Proceedings of the Privy Council of Queen Elizabeth I, 1582-83

Edited by David Crankshaw

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First Published: 12 Dec 2014
13 Digit ISBN: 9781843836537
Pages: 1280
Size: 29.7 x 21
Binding: Hardback
Imprint: Boydell Press
Series: Proceedings of the Privy Council of Elizabeth I
Subject: Early Modern History

Details updated on 31 Oct 2014


By 1540, the Privy Council had been established as the Crown's principal policy-making and executive arm. Under the later Tudors, it governed England on the sovereign's behalf, functioning as an elite corporate board, and imbued with a sense of collective responsibility. Policy was implemented chiefly by issuing orders in the form of letters and warrants. Unfortunately, the institution's internal records are imperfect; the Elizabethan registers, which for much of the period disclose attendance at Council meetings and briefly notice out-going correspondence, are lost for almost a third of the reign altogether. Moreover, the extant registers are themselves incomplete; for reasons that are still not entirely clear, the Council's clerks failed to record a substantial number of dispatches, even on matters of considerable political importance, which nevertheless survive today, either as originals or as contemporaneous copies, lying scattered in numerous manuscript collections both public and private. The collected Proceedings, of which this volume is the first, will fill the gaps not only among the registers, but within them. Wherever possible, the texts of actual dispatches are married up with the corresponding register entries, enabling historians to consult entire documents, rather than rely upon the clerks' often crude summaries. Above all, the sources, and the topics to which they relate, are fully contextualised through reference to the latest scholarship.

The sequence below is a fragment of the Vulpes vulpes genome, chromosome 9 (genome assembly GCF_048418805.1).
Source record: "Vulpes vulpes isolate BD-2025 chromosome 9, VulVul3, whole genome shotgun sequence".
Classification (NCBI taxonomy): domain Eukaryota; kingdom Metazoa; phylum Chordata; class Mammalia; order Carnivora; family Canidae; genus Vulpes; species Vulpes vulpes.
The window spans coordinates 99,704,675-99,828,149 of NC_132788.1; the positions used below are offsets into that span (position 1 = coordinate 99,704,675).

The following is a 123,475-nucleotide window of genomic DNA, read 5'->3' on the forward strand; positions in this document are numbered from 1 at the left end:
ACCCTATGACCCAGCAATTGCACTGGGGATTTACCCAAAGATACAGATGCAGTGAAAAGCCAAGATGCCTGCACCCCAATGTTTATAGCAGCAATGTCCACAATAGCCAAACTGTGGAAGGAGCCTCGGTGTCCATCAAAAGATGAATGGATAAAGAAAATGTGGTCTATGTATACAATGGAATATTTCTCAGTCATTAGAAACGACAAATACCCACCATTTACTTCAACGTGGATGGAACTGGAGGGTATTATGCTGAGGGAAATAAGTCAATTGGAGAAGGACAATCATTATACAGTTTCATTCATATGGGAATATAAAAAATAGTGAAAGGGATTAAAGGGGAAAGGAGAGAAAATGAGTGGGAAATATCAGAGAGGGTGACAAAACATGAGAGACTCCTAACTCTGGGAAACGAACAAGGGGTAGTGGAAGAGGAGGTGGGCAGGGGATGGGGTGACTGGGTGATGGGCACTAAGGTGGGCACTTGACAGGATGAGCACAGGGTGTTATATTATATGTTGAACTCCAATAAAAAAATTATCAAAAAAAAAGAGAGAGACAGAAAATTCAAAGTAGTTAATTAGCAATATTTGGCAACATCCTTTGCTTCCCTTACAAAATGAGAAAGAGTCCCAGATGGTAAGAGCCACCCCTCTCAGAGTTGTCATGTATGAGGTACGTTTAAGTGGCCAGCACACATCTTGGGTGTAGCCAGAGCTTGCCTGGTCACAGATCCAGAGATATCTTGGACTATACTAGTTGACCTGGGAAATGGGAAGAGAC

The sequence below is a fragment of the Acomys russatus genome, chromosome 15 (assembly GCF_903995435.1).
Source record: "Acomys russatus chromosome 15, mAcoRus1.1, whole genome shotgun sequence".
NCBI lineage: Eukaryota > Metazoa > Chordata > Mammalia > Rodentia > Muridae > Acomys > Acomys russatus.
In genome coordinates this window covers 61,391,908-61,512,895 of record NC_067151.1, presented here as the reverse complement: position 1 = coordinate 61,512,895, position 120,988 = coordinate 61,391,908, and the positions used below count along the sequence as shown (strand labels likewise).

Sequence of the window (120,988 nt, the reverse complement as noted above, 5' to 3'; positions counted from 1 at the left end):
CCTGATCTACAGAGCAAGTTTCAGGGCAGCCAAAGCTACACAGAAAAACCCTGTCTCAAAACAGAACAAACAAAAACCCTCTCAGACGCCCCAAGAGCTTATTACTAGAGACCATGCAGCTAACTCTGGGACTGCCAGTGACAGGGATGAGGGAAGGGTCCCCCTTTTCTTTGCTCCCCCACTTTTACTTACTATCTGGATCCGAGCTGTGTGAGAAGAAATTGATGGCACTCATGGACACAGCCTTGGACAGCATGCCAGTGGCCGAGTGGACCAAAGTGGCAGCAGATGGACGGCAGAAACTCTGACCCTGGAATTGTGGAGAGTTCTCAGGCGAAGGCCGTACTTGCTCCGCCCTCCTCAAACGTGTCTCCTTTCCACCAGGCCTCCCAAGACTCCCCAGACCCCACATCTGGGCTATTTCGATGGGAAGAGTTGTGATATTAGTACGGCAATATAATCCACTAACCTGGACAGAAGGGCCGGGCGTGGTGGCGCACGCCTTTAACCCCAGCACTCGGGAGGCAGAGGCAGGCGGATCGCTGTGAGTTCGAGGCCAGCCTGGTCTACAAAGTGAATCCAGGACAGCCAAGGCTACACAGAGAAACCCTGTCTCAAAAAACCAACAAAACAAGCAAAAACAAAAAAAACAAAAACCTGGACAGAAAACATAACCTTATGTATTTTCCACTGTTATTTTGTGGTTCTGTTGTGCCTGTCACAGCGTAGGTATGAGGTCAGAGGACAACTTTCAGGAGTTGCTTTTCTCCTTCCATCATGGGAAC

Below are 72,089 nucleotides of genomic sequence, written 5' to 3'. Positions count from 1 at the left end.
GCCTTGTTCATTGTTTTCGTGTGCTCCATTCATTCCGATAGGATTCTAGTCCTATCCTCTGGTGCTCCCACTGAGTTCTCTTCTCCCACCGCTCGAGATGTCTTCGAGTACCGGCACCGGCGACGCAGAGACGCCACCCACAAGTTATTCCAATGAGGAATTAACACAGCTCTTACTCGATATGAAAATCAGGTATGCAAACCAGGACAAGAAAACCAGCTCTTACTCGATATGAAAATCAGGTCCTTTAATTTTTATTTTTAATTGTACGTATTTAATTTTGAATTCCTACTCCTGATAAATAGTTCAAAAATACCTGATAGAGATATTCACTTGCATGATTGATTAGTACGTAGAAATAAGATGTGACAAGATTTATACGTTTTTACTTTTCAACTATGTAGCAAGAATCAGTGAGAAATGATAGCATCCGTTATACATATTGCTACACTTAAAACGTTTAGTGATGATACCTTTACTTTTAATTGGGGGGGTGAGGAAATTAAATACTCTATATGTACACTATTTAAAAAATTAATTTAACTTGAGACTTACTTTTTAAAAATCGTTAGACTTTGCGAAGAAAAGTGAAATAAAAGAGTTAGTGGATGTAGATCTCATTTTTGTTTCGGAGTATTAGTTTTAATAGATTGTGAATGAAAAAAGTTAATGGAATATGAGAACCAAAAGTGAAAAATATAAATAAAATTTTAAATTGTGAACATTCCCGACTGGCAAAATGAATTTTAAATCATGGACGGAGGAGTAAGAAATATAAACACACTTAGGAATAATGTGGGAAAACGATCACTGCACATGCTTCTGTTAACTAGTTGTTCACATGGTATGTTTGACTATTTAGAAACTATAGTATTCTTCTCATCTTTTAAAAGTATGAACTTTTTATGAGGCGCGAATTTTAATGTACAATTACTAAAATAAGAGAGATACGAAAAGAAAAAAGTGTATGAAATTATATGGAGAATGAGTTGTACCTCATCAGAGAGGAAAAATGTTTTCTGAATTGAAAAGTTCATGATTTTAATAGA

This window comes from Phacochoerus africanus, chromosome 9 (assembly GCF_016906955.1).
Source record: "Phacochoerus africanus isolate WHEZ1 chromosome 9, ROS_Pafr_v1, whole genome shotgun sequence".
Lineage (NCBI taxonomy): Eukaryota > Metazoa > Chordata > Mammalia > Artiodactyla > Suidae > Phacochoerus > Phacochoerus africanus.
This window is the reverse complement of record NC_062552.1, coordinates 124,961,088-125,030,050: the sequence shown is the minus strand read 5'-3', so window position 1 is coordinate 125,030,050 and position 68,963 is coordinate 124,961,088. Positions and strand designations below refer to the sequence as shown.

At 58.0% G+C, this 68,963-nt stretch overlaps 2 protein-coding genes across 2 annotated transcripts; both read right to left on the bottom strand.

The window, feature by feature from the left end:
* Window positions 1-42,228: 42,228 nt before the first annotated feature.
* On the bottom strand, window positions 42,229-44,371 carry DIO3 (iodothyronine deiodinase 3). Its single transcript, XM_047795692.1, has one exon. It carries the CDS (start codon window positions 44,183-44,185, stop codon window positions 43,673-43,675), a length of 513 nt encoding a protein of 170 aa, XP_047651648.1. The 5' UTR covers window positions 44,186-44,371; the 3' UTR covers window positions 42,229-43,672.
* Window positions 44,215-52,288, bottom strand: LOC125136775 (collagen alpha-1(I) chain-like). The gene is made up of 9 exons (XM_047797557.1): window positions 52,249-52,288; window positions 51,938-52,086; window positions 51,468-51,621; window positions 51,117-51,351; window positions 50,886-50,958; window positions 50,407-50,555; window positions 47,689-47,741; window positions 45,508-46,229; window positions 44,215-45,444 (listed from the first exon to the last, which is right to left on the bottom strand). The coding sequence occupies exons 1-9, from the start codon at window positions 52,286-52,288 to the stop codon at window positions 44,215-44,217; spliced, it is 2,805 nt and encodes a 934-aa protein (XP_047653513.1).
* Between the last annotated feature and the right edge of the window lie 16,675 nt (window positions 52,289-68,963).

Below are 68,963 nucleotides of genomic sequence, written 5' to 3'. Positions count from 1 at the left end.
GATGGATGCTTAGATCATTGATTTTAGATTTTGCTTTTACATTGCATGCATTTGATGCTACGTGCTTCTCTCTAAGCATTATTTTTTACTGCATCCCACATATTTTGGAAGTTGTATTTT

Dr DAVID CRANKSHAW lectures on early modern religious history at King's College London. He has published on the ecclesiastical patronage of the Elizabethan nobility, the Convocation of 1563 and St Paul's Cathedral. This edition is based on many years of research in numerous archives and work on the register itself (a much-corrected working document).